In Flanders Fields

In Flanders Fields is probably the most famous poem to come out of the First World War. It was written by Lieutenant Colonel John McCrae of the Canadian army in May 1915.The poem was immediately popular and became a hugely important piece of propaganda. It is still iconic today and plays an important part in Remembrance Day services across the British Commonwealth.

Flanders Field American Cemetery and Memorial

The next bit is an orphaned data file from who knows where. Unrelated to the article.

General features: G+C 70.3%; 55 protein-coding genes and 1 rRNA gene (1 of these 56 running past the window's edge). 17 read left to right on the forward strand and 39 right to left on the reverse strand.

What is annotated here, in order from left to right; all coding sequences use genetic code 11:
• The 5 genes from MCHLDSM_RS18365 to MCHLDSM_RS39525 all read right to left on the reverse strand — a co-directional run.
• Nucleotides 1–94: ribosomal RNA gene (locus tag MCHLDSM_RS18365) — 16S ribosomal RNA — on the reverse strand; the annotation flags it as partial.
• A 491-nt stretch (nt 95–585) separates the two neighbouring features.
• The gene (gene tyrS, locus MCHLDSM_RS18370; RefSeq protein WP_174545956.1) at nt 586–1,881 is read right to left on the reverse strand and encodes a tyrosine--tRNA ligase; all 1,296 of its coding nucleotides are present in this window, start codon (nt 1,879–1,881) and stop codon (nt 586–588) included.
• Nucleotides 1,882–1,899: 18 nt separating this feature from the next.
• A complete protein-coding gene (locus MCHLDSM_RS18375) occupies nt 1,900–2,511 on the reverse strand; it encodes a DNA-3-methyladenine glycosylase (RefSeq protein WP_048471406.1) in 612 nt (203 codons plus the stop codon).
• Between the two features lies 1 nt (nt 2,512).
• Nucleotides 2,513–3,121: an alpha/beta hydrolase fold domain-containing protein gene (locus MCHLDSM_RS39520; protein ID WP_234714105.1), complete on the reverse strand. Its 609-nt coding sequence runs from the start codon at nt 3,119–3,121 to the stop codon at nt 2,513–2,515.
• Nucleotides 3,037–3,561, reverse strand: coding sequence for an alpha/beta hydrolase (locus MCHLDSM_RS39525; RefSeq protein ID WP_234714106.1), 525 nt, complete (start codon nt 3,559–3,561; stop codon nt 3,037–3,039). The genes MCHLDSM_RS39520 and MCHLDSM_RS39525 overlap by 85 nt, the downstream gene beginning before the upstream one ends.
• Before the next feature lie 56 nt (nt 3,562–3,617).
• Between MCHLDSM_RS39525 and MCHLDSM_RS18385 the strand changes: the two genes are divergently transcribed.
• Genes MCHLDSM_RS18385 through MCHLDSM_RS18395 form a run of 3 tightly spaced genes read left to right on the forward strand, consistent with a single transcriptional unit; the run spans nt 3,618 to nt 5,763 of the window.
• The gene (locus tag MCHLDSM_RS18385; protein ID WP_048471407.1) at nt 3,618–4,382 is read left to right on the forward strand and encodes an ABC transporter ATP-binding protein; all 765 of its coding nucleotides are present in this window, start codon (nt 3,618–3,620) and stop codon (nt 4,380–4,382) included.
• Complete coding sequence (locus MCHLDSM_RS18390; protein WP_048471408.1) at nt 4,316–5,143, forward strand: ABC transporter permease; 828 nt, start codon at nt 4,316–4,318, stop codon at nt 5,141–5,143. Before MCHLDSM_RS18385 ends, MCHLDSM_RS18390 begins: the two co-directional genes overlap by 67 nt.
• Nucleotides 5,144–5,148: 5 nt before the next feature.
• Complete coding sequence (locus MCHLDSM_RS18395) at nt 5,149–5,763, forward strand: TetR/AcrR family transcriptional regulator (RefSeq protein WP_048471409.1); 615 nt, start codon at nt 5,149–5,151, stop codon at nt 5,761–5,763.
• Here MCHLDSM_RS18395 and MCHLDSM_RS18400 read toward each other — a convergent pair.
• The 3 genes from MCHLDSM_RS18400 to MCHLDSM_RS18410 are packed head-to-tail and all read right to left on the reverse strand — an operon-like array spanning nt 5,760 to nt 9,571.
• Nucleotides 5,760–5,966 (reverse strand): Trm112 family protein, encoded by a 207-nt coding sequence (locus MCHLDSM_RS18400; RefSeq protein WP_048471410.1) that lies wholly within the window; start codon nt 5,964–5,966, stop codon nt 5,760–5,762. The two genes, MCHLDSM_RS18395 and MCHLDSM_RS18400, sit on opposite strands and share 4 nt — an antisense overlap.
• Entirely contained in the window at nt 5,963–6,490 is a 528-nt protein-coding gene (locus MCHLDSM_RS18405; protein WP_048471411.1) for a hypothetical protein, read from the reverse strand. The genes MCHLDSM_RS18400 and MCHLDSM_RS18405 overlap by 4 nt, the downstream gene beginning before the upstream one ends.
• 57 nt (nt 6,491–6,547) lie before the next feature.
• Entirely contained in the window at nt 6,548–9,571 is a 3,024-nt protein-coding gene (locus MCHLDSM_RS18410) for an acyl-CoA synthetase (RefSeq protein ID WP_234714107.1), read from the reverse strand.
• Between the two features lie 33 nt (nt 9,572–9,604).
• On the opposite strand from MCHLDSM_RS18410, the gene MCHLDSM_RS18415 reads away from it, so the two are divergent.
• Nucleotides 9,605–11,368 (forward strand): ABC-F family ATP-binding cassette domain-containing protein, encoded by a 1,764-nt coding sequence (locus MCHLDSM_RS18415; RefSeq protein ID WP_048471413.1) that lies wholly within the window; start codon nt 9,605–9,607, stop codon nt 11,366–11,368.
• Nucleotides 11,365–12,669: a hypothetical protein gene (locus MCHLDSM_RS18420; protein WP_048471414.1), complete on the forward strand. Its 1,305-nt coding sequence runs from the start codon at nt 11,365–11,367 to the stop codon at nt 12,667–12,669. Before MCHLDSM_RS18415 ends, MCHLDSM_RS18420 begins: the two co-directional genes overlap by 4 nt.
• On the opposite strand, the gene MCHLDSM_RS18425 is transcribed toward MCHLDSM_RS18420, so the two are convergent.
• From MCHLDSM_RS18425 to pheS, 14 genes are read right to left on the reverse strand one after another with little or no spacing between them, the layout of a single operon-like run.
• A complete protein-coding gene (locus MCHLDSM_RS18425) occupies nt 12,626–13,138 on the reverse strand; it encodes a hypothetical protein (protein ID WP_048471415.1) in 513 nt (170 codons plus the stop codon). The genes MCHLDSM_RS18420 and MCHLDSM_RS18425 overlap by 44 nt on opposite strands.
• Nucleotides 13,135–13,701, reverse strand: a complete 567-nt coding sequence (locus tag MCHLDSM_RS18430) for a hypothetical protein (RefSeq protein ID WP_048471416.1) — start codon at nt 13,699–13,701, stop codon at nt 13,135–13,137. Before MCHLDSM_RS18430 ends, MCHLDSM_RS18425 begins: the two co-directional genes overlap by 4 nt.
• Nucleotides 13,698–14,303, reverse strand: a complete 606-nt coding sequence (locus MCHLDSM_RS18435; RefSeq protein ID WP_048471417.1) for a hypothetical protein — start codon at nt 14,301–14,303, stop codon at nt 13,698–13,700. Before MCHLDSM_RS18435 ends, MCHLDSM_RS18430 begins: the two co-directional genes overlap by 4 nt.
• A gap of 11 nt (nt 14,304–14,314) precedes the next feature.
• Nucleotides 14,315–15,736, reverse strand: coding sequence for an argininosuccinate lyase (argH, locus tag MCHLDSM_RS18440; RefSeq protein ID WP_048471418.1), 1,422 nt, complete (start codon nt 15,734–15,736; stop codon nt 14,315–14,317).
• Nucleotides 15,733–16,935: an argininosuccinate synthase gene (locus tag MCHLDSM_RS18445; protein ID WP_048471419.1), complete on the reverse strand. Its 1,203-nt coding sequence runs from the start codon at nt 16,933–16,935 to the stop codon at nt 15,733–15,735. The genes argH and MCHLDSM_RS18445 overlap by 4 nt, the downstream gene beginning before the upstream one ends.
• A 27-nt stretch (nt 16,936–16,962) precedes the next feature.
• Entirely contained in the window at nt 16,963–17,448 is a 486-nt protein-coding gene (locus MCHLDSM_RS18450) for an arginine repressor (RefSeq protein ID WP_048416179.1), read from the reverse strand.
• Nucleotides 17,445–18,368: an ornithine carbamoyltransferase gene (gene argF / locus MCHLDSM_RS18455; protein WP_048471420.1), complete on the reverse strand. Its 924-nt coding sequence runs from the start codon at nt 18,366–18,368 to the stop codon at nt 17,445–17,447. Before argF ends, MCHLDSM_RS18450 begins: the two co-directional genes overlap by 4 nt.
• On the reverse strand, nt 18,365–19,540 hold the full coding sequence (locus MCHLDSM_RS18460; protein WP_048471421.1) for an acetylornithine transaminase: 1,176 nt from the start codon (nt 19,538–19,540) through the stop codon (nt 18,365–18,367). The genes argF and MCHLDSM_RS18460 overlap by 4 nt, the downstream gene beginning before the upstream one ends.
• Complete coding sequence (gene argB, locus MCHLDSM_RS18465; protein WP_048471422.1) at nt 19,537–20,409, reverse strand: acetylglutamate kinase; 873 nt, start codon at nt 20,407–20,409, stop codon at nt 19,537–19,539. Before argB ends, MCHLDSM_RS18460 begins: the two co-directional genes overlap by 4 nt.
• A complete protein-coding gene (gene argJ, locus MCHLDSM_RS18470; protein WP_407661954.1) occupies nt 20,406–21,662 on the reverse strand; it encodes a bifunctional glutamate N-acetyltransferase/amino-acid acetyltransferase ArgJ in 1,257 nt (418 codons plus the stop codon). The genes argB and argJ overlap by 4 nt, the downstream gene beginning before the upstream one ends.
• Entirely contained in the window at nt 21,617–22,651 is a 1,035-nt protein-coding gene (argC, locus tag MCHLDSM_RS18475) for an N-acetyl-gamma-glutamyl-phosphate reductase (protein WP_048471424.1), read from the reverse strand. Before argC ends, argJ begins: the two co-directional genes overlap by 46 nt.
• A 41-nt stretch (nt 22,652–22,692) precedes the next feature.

The Poem:

In Flanders fields the poppies blow
Between the crosses, row on row,
That mark our place; and in the sky
The larks, still bravely singing, fly
Scarce heard amid the guns below.

We are the Dead. Short days ago
We lived, felt dawn, saw sunset glow,
Loved and were loved, and now we lie
In Flanders fields.

Take up our quarrel with the foe:
To you from failing hands we throw
The torch; be yours to hold it high.
If ye break faith with us who die
We shall not sleep, though poppies grow
In Flanders fields.

Written by John McCrae (May 1915)